NOTE—- there has to be a conductive solution between the two metals (reference cell and the tested metal)
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Old 11-08-2018, 04:11 PM   #17
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Nonsense! There is no recommended half cell voltage recommended for hull material unless the hull is metal...
ABYC has recommended range of cathodic protection for different hull types based on AG/AGCL reference cell in Publication E-2, Cathodic Protection.
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Old 11-08-2018, 04:13 PM   #18
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Since when has fiberglass been subjected to galvanic corrosion that require anodes for protection????
We’re talking hull types. See my previous post.

Edit: Here’s an article to help confuse the issue.

https://abycinc.org/blogpost/1678504...ion+Protection
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Old 11-08-2018, 06:01 PM   #19
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I was on the Oriskany when it went into dry dock in Long Beach in 1974, there were over 100 holes in the hull from electrolysis and about that many flooded compartments. They replaced the boilers to run Navy Distillate fuel, which actually made the ship slower than it had been running bunker fuel. It did run cleaner though, that nasty stink and chunks from blowing the tubes wasn't all over everything...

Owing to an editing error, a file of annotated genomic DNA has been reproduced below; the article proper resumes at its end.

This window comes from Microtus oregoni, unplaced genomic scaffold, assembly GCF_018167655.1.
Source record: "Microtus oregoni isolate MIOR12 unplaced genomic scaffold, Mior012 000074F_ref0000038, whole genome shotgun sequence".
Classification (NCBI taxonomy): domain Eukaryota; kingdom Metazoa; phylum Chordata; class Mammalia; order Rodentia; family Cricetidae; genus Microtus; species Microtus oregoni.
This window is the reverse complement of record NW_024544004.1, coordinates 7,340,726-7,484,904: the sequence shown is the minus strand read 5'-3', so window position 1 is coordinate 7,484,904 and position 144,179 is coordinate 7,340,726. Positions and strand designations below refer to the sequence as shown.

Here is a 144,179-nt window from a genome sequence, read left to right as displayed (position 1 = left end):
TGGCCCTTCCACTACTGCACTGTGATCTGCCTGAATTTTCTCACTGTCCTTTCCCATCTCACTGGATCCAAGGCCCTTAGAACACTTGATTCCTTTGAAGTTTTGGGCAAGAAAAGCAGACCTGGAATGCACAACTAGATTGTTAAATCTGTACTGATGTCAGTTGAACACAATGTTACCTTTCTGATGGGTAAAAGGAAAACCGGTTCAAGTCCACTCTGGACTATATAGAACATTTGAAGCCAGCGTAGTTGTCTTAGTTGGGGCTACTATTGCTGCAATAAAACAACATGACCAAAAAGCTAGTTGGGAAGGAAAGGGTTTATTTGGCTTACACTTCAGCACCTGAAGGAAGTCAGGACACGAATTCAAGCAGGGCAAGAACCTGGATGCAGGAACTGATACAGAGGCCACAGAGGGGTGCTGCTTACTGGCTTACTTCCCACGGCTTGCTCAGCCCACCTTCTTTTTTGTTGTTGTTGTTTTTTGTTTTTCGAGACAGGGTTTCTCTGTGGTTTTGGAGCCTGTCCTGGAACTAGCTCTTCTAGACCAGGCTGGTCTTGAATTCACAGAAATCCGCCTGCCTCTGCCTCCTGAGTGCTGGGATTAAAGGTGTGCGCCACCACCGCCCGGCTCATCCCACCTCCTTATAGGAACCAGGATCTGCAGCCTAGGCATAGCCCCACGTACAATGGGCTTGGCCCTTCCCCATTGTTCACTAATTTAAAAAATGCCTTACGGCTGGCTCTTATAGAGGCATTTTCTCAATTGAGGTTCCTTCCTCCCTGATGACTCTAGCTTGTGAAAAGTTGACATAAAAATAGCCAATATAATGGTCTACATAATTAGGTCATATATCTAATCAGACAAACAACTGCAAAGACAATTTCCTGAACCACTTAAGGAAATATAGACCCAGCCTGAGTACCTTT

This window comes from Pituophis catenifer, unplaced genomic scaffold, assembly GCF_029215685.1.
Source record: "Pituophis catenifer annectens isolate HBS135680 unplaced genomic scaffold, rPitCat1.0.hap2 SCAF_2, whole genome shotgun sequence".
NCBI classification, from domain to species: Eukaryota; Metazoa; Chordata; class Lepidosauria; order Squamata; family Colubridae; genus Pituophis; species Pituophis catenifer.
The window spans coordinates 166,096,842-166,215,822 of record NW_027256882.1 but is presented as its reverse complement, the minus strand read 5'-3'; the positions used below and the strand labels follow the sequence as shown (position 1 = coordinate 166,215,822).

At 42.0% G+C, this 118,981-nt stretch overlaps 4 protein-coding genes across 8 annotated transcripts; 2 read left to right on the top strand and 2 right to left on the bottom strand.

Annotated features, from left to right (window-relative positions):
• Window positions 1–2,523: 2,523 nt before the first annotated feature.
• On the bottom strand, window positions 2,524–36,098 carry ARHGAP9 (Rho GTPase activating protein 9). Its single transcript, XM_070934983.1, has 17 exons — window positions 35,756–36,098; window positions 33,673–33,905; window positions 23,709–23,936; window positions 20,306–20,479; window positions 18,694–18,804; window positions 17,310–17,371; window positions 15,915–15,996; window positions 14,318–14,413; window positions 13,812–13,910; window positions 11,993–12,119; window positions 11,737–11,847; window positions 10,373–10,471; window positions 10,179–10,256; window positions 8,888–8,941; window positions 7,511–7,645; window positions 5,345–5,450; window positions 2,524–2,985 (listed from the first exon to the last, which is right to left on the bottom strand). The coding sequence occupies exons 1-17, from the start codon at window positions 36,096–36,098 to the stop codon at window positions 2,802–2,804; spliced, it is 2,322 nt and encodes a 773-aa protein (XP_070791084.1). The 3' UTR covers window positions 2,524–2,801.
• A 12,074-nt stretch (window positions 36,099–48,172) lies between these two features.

In 1968 I was on a WWII built destroyer in drydock with a sister ship. A snipe on the other ship actually fell through the hull while power chipping rust in the boiler room bilge. We were held up in drydock while the yard (Long Beach NS) replaced a band of about 50' of hull plating from side to side. Steam plants usually just drain all engine room and boiler room water and steam drips into the bilge and then pump overboard. So they're always wet. We replaced all the framing under the boilers during that overhaul. Both ships were about 24 years old and decommissioned 1-2 years later.
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Old 11-08-2018, 07:59 PM   #20
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Anything wrong with putting both a zinc and a magnesium anode on a stainless shaft in fresh water??

Down sides or up sides...